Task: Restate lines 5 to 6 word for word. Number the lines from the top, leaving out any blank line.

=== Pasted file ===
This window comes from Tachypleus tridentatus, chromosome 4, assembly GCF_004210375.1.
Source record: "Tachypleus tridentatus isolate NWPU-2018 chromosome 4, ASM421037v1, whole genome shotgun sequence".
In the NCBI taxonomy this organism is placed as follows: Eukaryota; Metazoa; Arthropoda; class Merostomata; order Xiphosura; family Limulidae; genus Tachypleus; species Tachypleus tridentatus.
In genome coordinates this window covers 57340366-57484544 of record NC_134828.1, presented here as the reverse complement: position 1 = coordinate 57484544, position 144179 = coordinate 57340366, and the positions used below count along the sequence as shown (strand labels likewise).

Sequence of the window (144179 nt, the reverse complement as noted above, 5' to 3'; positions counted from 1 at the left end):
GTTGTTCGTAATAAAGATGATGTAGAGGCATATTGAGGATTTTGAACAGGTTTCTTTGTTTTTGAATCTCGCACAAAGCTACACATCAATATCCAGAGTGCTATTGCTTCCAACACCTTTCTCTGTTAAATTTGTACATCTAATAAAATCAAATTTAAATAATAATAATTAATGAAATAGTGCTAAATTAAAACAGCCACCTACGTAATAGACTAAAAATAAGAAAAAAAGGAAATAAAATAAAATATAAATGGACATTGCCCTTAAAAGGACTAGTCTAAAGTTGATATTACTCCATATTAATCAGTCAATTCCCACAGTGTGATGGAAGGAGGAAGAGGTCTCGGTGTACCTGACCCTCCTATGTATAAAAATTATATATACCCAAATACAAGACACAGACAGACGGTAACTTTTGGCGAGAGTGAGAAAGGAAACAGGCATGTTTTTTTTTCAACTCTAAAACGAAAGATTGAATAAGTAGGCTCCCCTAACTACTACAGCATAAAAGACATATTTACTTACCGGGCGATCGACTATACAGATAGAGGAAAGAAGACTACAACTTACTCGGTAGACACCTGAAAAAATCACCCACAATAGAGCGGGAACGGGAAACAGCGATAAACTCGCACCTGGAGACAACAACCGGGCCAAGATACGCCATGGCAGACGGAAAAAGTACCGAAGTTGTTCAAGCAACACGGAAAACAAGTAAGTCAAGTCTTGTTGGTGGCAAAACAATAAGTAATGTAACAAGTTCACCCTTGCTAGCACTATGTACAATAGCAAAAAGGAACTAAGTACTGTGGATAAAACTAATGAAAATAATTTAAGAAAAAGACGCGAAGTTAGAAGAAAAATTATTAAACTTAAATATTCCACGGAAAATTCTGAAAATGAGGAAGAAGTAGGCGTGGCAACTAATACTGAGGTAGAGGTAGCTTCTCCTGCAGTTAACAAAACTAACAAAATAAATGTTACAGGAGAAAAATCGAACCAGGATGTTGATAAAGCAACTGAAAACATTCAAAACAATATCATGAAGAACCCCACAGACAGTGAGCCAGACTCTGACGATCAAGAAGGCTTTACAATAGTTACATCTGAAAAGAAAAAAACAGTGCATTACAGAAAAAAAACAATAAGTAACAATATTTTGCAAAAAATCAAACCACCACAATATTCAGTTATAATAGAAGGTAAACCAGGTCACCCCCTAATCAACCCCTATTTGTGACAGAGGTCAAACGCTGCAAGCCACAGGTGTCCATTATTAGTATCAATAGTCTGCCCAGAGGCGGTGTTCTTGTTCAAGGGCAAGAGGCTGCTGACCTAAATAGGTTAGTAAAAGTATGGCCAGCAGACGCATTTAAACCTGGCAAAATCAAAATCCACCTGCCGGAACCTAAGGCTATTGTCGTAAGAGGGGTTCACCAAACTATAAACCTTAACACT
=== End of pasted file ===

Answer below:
Sequence of the window (144179 nt, the reverse complement as noted above, 5' to 3'; positions counted from 1 at the left end):
GTTGTTCGTAATAAAGATGATGTAGAGGCATATTGAGGATTTTGAACAGGTTTCTTTGTTTTTGAATCTCGCACAAAGCTACACATCAATATCCAGAGTGCTATTGCTTCCAACACCTTTCTCTGTTAAATTTGTACATCTAATAAAATCAAATTTAAATAATAATAATTAATGAAATAGTGCTAAATTAAAACAGCCACCTACGTAATAGACTAAAAATAAGAAAAAAAGGAAATAAAATAAAATATAAATGGACATTGCCCTTAAAAGGACTAGTCTAAAGTTGATATTACTCCATATTAATCAGTCAATTCCCACAGTGTGATGGAAGGAGGAAGAGGTCTCGGTGTACCTGACCCTCCTATGTATAAAAATTATATATACCCAAATACAAGACACAGACAGACGGTAACTTTTGGCGAGAGTGAGAAAGGAAACAGGCATGTTTTTTTTTCAACTCTAAAACGAAAGATTGAATAAGTAGGCTCCCCTAACTACTACAGCATAAAAGACATATTTACTTACCGGGCGATCGACTATACAGATAGAGGAAAGAAGACTACAACTTACTCGGTAGACACCTGAAAAAATCACCCACAATAGAGCGGGAACGGGAAACAGCGATAAACTCGCACCTGGAGACAACAACCGGGCCAAGATACGCCATGGCAGACGGAAAAAGTACCGAAGTTGTTCAAGCAACACGGAAAACAAGTAAGTCAAGTCTTGTTGGTGGCAAAACAATAAGTAATGTAACAAGTTCACCCTTGCTAGCACTATGTACAATAGCAAAAAGGAACTAAGTACTGTGGATAAAACTAATGAAAATAATTTAAGAAAAAGACGCGAAGTTAGAAGAAAAATTATTAAACTTAAATATTCCACGGAAAATTCTGAAAATGAGGAAGAAGTAGGCGTGGCAACTAATACTGAGGTAGAGGTAGCTTCTCCTGCAGTTAACAAAACTAACAAAATAAATGTTACAGGAGAAAAATCGAACCAGGATGTTGATAAAGCAACTGAAAACATTCAAAACAATATCATGAAGAACCCCACAGACAGTGAGCCAGACTCTGACGATCAAGAAGGCTTTACAATAGTTACATCTGAAAAGAAAAAAACAGTGCATTACAGAAAAAAAACAATAAGTAACAATATTTTGCAAAAAATCAAACCACCACAATATTCAGTTATAATAGAAGGTAAACCAGGTCACCCCCTAATCAACCCCTATTTGTGACAGAGGTCAAACGCTGCAAGCCACAGGTGTCCATTATTAGTATCAATAGTCTGCCCAGAGGCGGTGTTCTTGTTCAAGGGCAAGAGGCTGCTGACCTAAATAGGTTAGTAAAAGTATGGCCAGCAGACGCATTTAAACCTGGCAAAATCAAAATCCACCTGCCGGAACCTAAGGCTATTGTCGTAAGAGGGGTTCACCAAACTATAAACCTTAACACT